Antoine O Flatharta,
illustrations by Meilo So
From School Library Journal
Hurry, a tortoise, exchanges quips with a monarch butterfly as she stops in Wichita Falls, TX, while migrating from Canada to Mexico. The encounter, told in the present tense, frames a simple, fairly straightforward account of the monarch’s long journey and life cycle. The stay in Mexico gets brief coverage. The butterfly returns in the spring, lands on Hurry’s shell, lays her eggs on nearby milkweed, and flies off for her final rest. The tortoise then watches the transformation of one of the new caterpillars as it grows, forms a chrysalis, and emerges as a new monarch. The writing includes some jocular dialogue but is sometimes awkward in construction. So’s shimmering watercolors are quite lovely, melding a bit of humor, broad impressionistic strokes, and fairly realistic sketches of some monarchs and caterpillars. A general map serving as front and back end pages broadly indicates this monarch’s journey. Texas and Wichita Falls are the only marked places, though the text also refers to Eagle Pass, the Rio Grande, and the towns of Sweetwater and Stillwater. A final two-page essay for adults adds more details on monarchs.
Margaret Bush, Simmons College, Boston
*Starred Review* PreS-Gr. 2. In a tale that recalls Leo Leonni’s classic interspecies fable Fish Is Fish (1970), a migrating butterfly provides Hurry, a Texas tortoise, with perspective on the world beyond his garden. “Maybe one day, you’ll break out of that shell, grow wings, and fly away,” the butterfly remarks to Hurry. “I doubt it,” he replies, then contentedly settles down to hibernate. He wakes in the spring to see the same butterfly alight on a milkweed plant and deposit an egg, which hatches into a caterpillar that metamorphoses under Hurry’s watchful eye. Flatharta avoids heavy anthropomorphizing and romanticized views of nature: the migrating monarchs are as likely to stop to rest on a coil of barbed wire as on a picturesque flower, and the reality of insect life spans is gently but unequivocally addressed when the mother monarch’s quick stop to rest “becomes forever.” Veined with a tracery of inked details, So’s subtle watercolors reference both Asian nature-painting traditions and the limited palette of artwork in the early days of color printing. Together with its informative afterword, this is a particularly attractive, affecting introduction to the wonder of species diversity and the elegant continuum of life.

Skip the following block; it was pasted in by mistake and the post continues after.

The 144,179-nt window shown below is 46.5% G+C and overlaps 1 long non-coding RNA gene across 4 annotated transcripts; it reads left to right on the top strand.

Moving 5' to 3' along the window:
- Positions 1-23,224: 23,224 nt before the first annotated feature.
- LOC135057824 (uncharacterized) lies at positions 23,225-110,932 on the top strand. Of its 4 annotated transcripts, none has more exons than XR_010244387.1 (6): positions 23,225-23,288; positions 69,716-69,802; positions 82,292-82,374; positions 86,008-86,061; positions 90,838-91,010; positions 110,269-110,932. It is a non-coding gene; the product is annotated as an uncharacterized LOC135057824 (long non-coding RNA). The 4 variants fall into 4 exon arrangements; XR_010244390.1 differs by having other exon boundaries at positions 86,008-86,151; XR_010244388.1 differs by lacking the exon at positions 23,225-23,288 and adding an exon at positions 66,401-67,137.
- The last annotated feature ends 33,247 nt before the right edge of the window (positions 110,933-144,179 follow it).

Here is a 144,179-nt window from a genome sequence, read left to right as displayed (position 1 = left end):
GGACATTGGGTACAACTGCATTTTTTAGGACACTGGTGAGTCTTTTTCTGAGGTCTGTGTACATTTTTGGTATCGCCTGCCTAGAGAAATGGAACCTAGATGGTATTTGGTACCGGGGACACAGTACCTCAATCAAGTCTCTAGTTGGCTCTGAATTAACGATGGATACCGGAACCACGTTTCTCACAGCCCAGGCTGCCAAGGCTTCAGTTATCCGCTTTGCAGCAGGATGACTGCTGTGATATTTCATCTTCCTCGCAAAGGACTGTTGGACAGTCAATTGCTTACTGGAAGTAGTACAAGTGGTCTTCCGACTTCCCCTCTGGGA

I picked this book up at the local library as I am keenly interested in the monarch migration story– who wouldn’t be? But this story adds a depth to the tale of animal migration. It’s about love, loss and letting go. Absolutely beautiful illustrations along with a simple, yet powerful story which leaves the reader with a sense of inner peace about the natural world. And over all, it lends this feeling of how fortunate we are to be alive and living on this planet we call Earth! I will be purchasing many copies of this book to offer as gifts to my friends and family members of all ages.